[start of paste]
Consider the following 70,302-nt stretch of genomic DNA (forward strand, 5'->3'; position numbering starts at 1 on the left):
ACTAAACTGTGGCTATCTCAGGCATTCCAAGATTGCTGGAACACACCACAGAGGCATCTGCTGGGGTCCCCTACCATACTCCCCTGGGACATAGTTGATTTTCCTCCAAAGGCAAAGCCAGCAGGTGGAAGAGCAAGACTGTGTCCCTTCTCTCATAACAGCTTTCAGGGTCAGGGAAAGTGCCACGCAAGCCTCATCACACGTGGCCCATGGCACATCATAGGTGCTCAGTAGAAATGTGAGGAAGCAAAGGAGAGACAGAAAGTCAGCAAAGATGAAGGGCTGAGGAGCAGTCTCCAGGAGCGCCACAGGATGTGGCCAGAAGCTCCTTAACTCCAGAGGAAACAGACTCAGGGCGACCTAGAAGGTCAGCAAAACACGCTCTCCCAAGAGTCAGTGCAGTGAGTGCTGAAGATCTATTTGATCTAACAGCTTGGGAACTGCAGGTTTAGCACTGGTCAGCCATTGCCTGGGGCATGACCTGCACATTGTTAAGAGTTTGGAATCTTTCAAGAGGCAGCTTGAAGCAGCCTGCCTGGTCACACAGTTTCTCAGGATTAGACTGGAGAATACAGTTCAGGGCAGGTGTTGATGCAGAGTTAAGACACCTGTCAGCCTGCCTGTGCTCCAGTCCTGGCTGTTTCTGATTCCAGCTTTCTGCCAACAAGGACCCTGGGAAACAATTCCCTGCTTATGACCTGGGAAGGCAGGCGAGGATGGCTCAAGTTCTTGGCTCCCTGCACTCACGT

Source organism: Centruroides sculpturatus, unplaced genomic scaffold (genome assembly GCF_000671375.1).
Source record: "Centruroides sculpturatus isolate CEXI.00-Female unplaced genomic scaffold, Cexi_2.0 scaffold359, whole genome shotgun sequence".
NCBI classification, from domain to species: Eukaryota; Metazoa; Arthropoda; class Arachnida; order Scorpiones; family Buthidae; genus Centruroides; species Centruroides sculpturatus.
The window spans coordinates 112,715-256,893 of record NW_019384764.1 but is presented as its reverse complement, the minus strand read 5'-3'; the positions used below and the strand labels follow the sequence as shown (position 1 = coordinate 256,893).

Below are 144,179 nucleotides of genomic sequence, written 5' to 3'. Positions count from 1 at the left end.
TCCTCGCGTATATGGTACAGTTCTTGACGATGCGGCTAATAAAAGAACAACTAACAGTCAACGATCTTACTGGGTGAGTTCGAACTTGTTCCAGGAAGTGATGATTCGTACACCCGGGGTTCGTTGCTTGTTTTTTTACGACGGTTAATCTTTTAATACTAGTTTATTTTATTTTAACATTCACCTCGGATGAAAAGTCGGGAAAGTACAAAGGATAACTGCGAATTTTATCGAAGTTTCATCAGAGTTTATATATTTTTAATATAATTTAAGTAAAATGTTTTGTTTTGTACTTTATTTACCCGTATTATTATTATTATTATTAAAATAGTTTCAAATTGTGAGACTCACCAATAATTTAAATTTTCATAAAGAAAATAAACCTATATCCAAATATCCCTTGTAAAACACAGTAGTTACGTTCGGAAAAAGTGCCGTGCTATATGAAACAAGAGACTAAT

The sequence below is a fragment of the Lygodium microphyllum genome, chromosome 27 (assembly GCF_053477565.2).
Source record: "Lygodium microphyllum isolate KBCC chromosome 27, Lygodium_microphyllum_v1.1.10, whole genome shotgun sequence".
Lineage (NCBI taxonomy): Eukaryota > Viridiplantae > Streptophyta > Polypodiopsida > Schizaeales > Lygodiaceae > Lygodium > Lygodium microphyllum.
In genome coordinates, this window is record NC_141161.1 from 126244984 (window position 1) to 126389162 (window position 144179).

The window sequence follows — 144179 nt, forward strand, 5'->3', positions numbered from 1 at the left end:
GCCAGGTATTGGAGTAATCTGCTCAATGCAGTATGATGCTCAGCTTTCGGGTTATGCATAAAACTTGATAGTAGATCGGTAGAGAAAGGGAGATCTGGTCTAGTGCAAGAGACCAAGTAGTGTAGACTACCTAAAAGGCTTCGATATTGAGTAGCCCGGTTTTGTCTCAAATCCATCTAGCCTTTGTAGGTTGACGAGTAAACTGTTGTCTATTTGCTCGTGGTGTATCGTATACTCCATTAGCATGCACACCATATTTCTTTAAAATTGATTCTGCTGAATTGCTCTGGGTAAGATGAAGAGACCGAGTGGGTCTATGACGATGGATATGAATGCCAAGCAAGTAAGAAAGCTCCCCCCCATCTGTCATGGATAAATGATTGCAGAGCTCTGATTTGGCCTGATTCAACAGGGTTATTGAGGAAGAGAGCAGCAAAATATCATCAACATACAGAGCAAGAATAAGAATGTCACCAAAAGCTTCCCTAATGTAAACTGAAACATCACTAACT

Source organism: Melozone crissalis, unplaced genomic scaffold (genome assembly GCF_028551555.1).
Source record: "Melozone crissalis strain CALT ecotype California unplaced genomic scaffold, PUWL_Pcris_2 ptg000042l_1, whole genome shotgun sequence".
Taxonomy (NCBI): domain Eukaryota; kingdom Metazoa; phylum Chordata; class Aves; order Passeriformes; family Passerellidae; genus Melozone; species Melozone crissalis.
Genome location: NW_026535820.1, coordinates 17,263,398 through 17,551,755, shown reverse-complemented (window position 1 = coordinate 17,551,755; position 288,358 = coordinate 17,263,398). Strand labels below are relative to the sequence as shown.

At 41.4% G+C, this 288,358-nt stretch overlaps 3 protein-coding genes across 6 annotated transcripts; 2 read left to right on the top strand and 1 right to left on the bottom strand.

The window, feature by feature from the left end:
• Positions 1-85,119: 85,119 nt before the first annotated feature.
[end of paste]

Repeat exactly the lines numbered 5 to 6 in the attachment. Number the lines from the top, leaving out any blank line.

NCBI classification, from domain to species: Eukaryota; Metazoa; Arthropoda; class Arachnida; order Scorpiones; family Buthidae; genus Centruroides; species Centruroides sculpturatus.
The window spans coordinates 112,715-256,893 of record NW_019384764.1 but is presented as its reverse complement, the minus strand read 5'-3'; the positions used below and the strand labels follow the sequence as shown (position 1 = coordinate 256,893).